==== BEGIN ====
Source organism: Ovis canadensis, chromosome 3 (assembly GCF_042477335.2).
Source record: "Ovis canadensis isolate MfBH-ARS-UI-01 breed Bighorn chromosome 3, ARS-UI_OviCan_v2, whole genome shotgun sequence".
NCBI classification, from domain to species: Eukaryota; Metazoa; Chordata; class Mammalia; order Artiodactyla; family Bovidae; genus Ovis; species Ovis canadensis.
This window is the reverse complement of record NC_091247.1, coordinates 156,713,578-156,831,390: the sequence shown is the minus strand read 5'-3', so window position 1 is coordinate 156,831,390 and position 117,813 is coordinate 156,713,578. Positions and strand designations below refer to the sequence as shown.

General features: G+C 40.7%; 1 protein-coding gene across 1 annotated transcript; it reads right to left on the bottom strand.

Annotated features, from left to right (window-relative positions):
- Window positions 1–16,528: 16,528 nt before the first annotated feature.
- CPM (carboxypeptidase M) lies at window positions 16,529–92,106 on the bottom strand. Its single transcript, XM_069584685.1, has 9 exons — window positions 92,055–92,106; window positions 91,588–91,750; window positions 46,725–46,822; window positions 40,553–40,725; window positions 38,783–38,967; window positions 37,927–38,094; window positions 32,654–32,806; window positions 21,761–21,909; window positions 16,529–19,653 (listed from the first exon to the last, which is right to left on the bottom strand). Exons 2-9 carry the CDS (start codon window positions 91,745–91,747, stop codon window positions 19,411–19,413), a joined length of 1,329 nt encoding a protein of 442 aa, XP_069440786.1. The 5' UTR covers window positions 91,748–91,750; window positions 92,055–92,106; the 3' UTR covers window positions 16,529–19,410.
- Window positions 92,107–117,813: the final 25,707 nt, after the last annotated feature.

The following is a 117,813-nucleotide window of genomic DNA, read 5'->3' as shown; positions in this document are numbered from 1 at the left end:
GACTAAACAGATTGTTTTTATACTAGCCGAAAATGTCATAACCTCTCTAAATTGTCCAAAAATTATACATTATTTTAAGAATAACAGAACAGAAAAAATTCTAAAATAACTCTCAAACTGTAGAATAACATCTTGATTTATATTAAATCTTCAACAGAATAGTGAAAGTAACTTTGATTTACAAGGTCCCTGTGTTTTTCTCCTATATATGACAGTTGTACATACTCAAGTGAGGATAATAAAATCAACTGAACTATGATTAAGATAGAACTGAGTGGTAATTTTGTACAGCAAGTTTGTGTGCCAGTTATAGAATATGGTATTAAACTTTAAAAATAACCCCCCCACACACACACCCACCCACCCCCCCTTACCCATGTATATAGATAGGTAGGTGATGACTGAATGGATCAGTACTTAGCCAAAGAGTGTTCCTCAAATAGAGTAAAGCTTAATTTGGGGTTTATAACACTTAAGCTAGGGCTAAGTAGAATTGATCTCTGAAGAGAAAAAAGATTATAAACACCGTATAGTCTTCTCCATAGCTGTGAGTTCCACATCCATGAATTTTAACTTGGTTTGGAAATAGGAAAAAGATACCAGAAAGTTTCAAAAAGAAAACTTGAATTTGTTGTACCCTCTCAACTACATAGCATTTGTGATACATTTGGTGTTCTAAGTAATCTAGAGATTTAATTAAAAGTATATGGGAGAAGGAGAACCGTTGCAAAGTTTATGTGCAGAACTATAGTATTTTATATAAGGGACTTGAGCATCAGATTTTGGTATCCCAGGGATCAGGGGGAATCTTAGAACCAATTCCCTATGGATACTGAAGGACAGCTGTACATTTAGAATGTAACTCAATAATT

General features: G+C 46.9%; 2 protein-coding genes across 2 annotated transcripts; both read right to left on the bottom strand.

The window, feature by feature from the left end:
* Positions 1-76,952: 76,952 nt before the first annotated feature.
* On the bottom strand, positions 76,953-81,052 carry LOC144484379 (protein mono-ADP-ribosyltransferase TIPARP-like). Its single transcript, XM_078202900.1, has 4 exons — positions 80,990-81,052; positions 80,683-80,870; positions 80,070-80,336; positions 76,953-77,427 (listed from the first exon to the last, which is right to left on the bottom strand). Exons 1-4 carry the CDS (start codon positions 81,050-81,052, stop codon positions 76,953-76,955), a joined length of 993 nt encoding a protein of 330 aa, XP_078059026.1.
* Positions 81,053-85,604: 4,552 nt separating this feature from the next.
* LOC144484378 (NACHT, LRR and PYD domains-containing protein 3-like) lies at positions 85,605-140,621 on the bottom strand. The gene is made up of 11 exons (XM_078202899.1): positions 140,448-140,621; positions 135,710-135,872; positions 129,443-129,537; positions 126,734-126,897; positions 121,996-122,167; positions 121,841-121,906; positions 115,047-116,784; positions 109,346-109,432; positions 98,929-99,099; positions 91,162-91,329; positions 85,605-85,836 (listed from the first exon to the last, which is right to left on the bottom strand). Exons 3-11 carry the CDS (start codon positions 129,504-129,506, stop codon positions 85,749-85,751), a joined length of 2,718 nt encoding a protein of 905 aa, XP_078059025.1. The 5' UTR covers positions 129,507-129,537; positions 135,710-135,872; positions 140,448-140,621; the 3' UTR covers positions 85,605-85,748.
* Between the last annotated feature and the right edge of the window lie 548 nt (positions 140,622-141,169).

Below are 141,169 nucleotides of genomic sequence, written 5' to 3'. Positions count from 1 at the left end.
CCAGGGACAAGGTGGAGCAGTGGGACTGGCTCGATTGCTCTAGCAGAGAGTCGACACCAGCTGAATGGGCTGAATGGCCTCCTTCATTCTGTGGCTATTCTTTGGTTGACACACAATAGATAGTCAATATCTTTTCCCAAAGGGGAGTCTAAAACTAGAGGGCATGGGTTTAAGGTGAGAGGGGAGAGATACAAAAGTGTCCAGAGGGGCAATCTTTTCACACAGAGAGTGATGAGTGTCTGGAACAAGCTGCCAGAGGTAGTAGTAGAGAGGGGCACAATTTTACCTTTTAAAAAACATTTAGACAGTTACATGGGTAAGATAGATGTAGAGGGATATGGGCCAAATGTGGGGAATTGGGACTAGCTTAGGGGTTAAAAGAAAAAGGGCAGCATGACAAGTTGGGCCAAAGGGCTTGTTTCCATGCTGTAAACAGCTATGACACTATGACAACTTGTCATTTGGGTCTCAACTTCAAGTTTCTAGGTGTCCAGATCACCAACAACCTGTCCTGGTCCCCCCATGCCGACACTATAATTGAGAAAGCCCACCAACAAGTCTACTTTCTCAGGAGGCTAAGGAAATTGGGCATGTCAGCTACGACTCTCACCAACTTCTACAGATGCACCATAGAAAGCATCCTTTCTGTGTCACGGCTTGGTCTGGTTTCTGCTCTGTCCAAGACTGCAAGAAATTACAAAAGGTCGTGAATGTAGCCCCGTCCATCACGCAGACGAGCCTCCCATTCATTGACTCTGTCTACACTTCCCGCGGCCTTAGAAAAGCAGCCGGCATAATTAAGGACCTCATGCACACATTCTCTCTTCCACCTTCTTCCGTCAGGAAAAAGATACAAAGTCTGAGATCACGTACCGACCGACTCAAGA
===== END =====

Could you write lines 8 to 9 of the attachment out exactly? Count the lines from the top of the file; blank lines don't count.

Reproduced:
- CPM (carboxypeptidase M) lies at window positions 16,529–92,106 on the bottom strand. Its single transcript, XM_069584685.1, has 9 exons — window positions 92,055–92,106; window positions 91,588–91,750; window positions 46,725–46,822; window positions 40,553–40,725; window positions 38,783–38,967; window positions 37,927–38,094; window positions 32,654–32,806; window positions 21,761–21,909; window positions 16,529–19,653 (listed from the first exon to the last, which is right to left on the bottom strand). Exons 2-9 carry the CDS (start codon window positions 91,745–91,747, stop codon window positions 19,411–19,413), a joined length of 1,329 nt encoding a protein of 442 aa, XP_069440786.1. The 5' UTR covers window positions 91,748–91,750; window positions 92,055–92,106; the 3' UTR covers window positions 16,529–19,410.
- Window positions 92,107–117,813: the final 25,707 nt, after the last annotated feature.